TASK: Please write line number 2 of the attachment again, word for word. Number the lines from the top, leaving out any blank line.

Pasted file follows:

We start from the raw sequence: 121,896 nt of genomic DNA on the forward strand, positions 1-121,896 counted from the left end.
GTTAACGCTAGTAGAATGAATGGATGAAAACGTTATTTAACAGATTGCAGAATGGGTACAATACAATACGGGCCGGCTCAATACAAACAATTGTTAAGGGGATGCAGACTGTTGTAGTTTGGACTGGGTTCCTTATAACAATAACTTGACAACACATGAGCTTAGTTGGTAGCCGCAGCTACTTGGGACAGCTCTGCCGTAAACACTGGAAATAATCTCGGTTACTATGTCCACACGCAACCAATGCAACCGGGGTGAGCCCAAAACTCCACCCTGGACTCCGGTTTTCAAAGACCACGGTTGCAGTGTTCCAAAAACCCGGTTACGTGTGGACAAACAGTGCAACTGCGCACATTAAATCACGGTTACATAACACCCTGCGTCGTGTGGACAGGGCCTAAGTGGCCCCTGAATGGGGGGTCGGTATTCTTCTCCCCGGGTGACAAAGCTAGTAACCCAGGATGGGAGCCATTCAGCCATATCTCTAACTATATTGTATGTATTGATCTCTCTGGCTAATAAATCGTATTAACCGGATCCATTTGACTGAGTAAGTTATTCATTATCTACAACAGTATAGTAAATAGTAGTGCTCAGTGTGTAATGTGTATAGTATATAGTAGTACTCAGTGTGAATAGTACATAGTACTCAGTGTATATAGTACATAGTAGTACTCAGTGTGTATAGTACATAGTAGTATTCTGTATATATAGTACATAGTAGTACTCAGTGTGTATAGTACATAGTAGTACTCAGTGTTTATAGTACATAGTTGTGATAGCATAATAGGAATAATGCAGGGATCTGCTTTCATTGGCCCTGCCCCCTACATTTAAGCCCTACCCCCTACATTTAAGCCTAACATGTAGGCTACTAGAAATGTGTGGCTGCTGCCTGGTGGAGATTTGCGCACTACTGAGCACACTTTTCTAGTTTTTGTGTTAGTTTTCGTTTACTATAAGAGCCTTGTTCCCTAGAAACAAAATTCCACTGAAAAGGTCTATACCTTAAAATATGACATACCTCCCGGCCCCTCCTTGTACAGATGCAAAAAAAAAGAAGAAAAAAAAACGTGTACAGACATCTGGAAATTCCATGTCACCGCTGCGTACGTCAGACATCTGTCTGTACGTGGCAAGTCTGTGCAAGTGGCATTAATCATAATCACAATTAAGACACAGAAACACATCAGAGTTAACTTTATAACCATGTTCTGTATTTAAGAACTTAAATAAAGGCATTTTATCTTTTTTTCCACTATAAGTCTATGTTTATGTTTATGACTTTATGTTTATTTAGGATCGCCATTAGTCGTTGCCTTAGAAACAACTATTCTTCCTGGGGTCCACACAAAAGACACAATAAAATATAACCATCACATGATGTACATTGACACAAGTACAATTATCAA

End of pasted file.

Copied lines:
GTTAACGCTAGTAGAATGAATGGATGAAAACGTTATTTAACAGATTGCAGAATGGGTACAATACAATACGGGCCGGCTCAATACAAACAATTGTTAAGGGGATGCAGACTGTTGTAGTTTGGACTGGGTTCCTTATAACAATAACTTGACAACACATGAGCTTAGTTGGTAGCCGCAGCTACTTGGGACAGCTCTGCCGTAAACACTGGAAATAATCTCGGTTACTATGTCCACACGCAACCAATGCAACCGGGGTGAGCCCAAAACTCCACCCTGGACTCCGGTTTTCAAAGACCACGGTTGCAGTGTTCCAAAAACCCGGTTACGTGTGGACAAACAGTGCAACTGCGCACATTAAATCACGGTTACATAACACCCTGCGTCGTGTGGACAGGGCCTAAGTGGCCCCTGAATGGGGGGTCGGTATTCTTCTCCCCGGGTGACAAAGCTAGTAACCCAGGATGGGAGCCATTCAGCCATATCTCTAACTATATTGTATGTATTGATCTCTCTGGCTAATAAATCGTATTAACCGGATCCATTTGACTGAGTAAGTTATTCATTATCTACAACAGTATAGTAAATAGTAGTGCTCAGTGTGTAATGTGTATAGTATATAGTAGTACTCAGTGTGAATAGTACATAGTACTCAGTGTATATAGTACATAGTAGTACTCAGTGTGTATAGTACATAGTAGTATTCTGTATATATAGTACATAGTAGTACTCAGTGTGTATAGTACATAGTAGTACTCAGTGTTTATAGTACATAGTTGTGATAGCATAATAGGAATAATGCAGGGATCTGCTTTCATTGGCCCTGCCCCCTACATTTAAGCCCTACCCCCTACATTTAAGCCTAACATGTAGGCTACTAGAAATGTGTGGCTGCTGCCTGGTGGAGATTTGCGCACTACTGAGCACACTTTTCTAGTTTTTGTGTTAGTTTTCGTTTACTATAAGAGCCTTGTTCCCTAGAAACAAAATTCCACTGAAAAGGTCTATACCTTAAAATATGACATACCTCCCGGCCCCTCCTTGTACAGATGCAAAAAAAAAGAAGAAAAAAAAACGTGTACAGACATCTGGAAATTCCATGTCACCGCTGCGTACGTCAGACATCTGTCTGTACGTGGCAAGTCTGTGCAAGTGGCATTAATCATAATCACAATTAAGACACAGAAACACATCAGAGTTAACTTTATAACCATGTTCTGTATTTAAGAACTTAAATAAAGGCATTTTATCTTTTTTTCCACTATAAGTCTATGTTTATGTTTATGACTTTATGTTTATTTAGGATCGCCATTAGTCGTTGCCTTAGAAACAACTATTCTTCCTGGGGTCCACACAAAAGACACAATAAAATATAACCATCACATGATGTACATTGACACAAGTACAATTATCAA